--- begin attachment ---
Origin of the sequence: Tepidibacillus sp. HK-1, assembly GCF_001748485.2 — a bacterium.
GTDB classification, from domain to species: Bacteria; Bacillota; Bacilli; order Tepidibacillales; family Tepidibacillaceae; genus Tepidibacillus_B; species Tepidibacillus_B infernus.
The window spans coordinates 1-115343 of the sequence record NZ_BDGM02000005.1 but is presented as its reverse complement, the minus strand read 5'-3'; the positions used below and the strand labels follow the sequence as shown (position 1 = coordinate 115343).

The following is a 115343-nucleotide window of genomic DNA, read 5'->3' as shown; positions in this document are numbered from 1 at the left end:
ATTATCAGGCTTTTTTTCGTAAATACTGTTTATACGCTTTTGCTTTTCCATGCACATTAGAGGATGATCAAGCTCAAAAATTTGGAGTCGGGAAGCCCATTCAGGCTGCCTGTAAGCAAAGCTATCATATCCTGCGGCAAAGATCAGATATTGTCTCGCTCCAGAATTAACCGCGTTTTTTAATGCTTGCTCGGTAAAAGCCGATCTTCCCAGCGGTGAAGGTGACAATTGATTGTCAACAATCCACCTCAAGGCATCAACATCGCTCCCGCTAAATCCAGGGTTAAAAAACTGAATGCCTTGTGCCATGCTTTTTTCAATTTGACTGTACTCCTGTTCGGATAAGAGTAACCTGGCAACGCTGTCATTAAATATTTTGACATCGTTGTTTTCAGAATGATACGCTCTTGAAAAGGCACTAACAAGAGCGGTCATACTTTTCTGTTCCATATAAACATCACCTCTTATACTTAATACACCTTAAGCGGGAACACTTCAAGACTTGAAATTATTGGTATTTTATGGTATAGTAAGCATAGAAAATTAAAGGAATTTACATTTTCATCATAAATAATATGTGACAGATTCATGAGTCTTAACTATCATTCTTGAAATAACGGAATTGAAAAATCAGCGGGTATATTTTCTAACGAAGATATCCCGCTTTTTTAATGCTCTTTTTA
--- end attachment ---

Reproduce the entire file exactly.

Origin of the sequence: Tepidibacillus sp. HK-1, assembly GCF_001748485.2 — a bacterium.
GTDB classification, from domain to species: Bacteria; Bacillota; Bacilli; order Tepidibacillales; family Tepidibacillaceae; genus Tepidibacillus_B; species Tepidibacillus_B infernus.
The window spans coordinates 1-115343 of the sequence record NZ_BDGM02000005.1 but is presented as its reverse complement, the minus strand read 5'-3'; the positions used below and the strand labels follow the sequence as shown (position 1 = coordinate 115343).

The following is a 115343-nucleotide window of genomic DNA, read 5'->3' as shown; positions in this document are numbered from 1 at the left end:
ATTATCAGGCTTTTTTTCGTAAATACTGTTTATACGCTTTTGCTTTTCCATGCACATTAGAGGATGATCAAGCTCAAAAATTTGGAGTCGGGAAGCCCATTCAGGCTGCCTGTAAGCAAAGCTATCATATCCTGCGGCAAAGATCAGATATTGTCTCGCTCCAGAATTAACCGCGTTTTTTAATGCTTGCTCGGTAAAAGCCGATCTTCCCAGCGGTGAAGGTGACAATTGATTGTCAACAATCCACCTCAAGGCATCAACATCGCTCCCGCTAAATCCAGGGTTAAAAAACTGAATGCCTTGTGCCATGCTTTTTTCAATTTGACTGTACTCCTGTTCGGATAAGAGTAACCTGGCAACGCTGTCATTAAATATTTTGACATCGTTGTTTTCAGAATGATACGCTCTTGAAAAGGCACTAACAAGAGCGGTCATACTTTTCTGTTCCATATAAACATCACCTCTTATACTTAATACACCTTAAGCGGGAACACTTCAAGACTTGAAATTATTGGTATTTTATGGTATAGTAAGCATAGAAAATTAAAGGAATTTACATTTTCATCATAAATAATATGTGACAGATTCATGAGTCTTAACTATCATTCTTGAAATAACGGAATTGAAAAATCAGCGGGTATATTTTCTAACGAAGATATCCCGCTTTTTTAATGCTCTTTTTA